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|Product dimensions:||5.70(w) x 8.60(h) x 0.90(d)|
About the Author
Benjamin Rosenbaum (benjaminrosenbaum.com) grew up in Arlington, Virginia, and received degrees in computer science and religious studies from Brown University. His work has been published in Harper's, Nature, McSweeney's, F&SF, Asimov's, Interzone, All-Star Zeppelin Adventure Stories, and Strange Horizons. Small Beer Press published his chapbook Other Cities. He and his family live in Switzerland.
Read an Excerpt
The Ant King: A California Fairy Tale
Sheila split open and the air was filled with gumballs. Yellow gumballs. This was awful for Stan, just awful. He had loved Sheila for a long time, fought for her heart, believed in their love until finally she had come around. They were about to kiss for the first time and then this: yellow gumballs.
Stan went to a group to try to accept that Sheila was gone. It was a group for people whose unrequited love had ended in some kind of surrealist moment. There is a group for everything in California.
After several months of hard work on himself with the group, Stan was ready to open a shop and sell the thousands of yellow gumballs. He did this because he believed in capitalism, he loved capitalism. He loved the dynamic surge and crash of Amazon's stock price, he loved the great concrete malls spreading across America like blood staining through a handkerchief, he loved how everything could be tracked and mirrored in numbers. When he closed the store each night he would count the gumballs sold, and he would determine his gross revenue, his operating expenses, his operating margin; he would adjust his balance sheet and learn his debt-to-equity ratio; and after this exercise each night, Stan felt he understood himself and was at peace, and he could go home to his apartment and drink tea and sleep, without shooting himself or thinking about Sheila.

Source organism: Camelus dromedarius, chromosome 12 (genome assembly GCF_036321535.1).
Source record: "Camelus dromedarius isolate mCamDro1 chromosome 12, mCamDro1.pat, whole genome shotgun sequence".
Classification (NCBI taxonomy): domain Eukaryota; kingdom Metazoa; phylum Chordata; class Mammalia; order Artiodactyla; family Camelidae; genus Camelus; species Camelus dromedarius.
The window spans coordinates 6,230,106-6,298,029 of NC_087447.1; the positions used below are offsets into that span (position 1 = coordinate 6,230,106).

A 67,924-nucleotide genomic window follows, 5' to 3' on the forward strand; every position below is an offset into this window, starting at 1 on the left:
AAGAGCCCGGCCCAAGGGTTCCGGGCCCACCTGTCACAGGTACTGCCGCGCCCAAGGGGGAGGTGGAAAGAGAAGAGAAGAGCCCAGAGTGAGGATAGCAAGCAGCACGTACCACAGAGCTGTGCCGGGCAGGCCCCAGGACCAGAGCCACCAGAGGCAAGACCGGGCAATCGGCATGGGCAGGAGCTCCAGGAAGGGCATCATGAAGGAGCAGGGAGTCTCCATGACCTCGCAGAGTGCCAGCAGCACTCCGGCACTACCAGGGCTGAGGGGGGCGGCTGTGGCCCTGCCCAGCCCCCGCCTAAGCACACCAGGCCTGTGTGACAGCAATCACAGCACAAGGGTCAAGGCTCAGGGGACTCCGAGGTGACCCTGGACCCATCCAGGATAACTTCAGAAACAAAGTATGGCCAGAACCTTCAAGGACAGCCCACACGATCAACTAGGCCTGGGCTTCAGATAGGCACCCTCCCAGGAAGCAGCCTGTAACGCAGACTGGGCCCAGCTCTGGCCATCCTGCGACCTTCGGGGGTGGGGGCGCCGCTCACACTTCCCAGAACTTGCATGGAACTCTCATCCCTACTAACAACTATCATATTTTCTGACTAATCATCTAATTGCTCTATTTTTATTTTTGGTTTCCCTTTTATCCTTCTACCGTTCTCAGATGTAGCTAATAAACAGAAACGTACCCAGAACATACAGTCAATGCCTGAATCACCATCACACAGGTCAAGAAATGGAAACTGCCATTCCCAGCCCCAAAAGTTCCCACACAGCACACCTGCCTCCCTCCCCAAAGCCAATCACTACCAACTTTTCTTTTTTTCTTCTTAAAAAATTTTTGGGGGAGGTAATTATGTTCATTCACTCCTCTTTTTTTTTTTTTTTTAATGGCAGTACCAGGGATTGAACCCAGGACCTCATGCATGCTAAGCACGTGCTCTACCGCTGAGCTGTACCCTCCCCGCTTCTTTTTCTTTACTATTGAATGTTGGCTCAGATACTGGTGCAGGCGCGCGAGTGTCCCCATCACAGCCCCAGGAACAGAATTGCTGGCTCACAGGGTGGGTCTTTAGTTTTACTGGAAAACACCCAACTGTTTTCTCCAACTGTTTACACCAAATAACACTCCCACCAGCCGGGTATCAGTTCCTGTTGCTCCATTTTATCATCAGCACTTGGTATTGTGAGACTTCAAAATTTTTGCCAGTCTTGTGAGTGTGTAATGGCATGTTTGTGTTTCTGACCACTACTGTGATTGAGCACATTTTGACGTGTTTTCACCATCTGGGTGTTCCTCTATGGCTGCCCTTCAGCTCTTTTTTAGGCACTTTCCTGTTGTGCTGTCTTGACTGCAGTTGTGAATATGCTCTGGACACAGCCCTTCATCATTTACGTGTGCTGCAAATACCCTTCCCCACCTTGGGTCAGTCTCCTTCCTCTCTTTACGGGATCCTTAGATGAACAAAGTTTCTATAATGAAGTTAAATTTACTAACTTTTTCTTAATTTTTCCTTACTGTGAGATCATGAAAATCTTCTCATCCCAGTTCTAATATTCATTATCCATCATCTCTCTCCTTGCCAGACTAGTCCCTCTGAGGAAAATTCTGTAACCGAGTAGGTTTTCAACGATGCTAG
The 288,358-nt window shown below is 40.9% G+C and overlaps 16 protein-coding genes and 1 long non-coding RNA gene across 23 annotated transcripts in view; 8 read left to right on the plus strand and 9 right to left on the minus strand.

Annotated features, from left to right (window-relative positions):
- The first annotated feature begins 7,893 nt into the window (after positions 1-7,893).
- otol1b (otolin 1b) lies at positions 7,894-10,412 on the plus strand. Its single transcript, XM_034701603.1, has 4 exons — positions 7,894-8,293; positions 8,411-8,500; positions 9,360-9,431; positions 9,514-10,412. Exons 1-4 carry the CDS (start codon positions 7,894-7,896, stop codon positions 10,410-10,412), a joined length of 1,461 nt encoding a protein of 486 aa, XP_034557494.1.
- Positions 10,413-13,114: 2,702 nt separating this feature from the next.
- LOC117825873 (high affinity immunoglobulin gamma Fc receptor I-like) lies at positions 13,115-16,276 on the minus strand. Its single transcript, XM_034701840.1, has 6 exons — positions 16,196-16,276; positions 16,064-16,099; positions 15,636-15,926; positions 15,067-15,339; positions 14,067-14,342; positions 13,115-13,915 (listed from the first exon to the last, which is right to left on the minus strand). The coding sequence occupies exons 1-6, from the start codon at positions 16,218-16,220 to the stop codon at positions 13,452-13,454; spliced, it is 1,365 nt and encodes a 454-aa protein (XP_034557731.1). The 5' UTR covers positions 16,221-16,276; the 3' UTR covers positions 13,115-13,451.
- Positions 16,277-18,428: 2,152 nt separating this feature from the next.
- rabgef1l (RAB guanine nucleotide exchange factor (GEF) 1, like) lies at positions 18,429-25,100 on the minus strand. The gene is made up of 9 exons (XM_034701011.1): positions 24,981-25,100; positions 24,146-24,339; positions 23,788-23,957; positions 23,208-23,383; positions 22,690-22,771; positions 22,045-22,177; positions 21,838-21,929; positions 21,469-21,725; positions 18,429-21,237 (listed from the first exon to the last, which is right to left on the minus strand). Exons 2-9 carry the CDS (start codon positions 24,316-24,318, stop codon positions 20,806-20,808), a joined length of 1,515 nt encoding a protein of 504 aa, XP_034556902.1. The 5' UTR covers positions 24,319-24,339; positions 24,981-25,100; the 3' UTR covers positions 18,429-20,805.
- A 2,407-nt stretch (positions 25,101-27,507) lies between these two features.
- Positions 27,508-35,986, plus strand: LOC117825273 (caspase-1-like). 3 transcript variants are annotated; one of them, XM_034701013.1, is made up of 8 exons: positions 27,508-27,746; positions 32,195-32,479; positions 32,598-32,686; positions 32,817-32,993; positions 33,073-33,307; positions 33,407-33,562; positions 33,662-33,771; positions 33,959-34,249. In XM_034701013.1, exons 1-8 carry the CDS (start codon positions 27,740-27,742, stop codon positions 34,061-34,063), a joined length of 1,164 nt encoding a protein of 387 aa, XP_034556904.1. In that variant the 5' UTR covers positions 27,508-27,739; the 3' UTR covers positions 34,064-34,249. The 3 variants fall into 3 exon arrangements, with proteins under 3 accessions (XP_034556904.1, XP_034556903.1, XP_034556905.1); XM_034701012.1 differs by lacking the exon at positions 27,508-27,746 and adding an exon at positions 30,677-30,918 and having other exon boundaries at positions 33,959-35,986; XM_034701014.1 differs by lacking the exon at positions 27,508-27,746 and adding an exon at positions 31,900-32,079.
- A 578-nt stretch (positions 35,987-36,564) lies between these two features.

On the night before the IPO of gumballs.com, Sheila came to Stan in a dream. She was standing in a kiddie pool; Stan and his brothers and sisters were running around splashing and screaming; she had managed to insert herself into a Super 8 home movie of Stan's family, shot in thelate seventies. She looked terribly sad.